Citi, Wells Fargo Clash With Feds Over Repaying TARP
Fed, Treasury want banks to raise more capital first
By Kevin Spak,  Newser Staff
Posted Dec 8, 2009 6:54 AM CST
In this Feb. 11, 2009 file photo, Citigroup Chief Executive Officer Vikram Pandit, right, accompanied by Morgan Stanley Chairman and Chief Executive Officer John Mack, testifies on Capitol Hill.   (AP Photo/Manuel Balce Ceneta, file)

(Newser) – Citigroup and Wells Fargo are at odds with the government over how much they need to raise to repay their TARP bailouts, with Uncle Sam wanting them to raise more capital first. Both are looking to follow Bank of America’s lead and get out from under the TARP, allowing them to escape federal scrutiny of executive compensation, but they’ve been told to raise more relative to what they’re repaying than BofA did, the Wall Street Journal reports.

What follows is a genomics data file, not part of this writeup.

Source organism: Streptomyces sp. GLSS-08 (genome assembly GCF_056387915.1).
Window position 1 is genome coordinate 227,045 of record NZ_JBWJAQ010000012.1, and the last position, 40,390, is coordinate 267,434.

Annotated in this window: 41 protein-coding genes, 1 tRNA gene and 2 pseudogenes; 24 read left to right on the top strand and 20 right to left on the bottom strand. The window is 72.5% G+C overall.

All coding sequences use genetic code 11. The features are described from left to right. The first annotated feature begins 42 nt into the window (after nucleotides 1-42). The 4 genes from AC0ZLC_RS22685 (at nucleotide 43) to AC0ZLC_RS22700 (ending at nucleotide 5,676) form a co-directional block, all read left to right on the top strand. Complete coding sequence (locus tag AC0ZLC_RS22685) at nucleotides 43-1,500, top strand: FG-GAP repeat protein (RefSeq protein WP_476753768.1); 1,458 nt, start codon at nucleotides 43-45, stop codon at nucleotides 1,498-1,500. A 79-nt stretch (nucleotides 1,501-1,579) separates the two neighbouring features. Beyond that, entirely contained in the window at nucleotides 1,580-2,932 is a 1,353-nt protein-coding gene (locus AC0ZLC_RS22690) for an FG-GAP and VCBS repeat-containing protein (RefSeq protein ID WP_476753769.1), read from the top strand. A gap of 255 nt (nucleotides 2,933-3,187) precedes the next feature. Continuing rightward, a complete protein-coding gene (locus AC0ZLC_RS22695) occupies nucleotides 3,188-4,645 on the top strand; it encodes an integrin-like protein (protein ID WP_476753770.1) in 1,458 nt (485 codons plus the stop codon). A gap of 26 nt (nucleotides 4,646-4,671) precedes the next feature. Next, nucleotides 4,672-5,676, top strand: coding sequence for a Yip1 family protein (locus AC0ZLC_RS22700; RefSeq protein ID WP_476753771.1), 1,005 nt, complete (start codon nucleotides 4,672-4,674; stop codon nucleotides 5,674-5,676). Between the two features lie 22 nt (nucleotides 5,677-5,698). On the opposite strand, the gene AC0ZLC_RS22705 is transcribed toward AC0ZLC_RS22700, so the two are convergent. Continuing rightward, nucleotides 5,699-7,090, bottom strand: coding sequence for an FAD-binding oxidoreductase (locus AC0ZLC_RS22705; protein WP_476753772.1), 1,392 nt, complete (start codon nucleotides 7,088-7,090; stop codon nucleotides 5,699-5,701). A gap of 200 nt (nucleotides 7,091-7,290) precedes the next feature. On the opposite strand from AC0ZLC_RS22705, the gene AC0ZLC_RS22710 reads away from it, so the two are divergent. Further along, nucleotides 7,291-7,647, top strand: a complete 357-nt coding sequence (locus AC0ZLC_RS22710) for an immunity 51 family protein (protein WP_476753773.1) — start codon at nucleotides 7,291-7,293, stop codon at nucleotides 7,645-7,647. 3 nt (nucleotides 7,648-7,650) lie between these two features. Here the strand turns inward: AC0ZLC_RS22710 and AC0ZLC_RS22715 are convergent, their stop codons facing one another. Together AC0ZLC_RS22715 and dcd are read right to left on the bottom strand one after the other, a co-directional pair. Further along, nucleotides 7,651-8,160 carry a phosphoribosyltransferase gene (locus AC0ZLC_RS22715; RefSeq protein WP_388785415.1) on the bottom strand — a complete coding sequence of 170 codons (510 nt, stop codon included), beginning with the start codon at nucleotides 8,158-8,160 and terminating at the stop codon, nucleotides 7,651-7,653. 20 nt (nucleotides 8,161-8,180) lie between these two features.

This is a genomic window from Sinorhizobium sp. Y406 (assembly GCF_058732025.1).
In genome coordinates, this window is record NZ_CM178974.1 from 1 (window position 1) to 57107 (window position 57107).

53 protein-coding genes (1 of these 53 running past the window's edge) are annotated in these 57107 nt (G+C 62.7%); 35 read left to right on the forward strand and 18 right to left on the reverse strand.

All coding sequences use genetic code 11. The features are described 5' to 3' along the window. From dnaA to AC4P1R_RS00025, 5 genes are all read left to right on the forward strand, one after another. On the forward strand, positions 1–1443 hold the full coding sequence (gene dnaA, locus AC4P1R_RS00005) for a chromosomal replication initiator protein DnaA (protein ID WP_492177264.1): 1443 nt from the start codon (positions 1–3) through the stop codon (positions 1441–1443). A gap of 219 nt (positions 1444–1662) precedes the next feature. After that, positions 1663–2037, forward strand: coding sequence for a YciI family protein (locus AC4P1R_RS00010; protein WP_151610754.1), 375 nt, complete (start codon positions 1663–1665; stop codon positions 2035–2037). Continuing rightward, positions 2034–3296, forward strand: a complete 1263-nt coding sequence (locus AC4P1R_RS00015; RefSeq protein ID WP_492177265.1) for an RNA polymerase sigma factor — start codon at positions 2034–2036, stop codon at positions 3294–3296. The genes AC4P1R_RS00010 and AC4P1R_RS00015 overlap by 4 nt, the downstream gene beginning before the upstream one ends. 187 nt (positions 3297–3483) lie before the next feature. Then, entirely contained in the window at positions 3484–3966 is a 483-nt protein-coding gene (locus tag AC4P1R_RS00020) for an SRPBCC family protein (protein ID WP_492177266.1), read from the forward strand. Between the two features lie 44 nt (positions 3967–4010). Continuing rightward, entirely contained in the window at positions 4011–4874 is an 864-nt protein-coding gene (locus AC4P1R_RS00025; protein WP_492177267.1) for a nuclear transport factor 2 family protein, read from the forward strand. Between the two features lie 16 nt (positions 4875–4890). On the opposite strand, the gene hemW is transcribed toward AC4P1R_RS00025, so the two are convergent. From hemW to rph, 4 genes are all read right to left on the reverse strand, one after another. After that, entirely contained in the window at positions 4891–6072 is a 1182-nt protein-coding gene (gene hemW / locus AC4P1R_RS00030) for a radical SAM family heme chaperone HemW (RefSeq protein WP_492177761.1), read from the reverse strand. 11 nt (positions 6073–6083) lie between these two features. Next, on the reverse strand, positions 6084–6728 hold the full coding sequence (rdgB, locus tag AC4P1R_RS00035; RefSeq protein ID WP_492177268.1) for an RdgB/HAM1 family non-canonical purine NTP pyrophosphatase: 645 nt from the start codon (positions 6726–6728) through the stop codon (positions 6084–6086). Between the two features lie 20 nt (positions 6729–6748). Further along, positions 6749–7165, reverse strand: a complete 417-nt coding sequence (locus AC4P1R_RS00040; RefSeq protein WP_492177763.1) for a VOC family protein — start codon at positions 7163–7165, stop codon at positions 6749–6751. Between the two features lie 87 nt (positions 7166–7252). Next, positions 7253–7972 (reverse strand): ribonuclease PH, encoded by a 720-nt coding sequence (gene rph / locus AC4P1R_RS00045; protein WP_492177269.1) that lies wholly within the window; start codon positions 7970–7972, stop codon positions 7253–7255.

Citi has strong capital levels, but isn’t as consistently profitable as BofA. The government also lent it more money, and guaranteed $182 billion of its portfolio against excessive losses. The Treasury wants Citi to raise an additional $20 billion in preferred stock—diluting existing shares 20%. “That’s a pretty tough pill to swallow,” says a person familiar with the negotiations. Wells Fargo was also told to raise billions in new capital.
 

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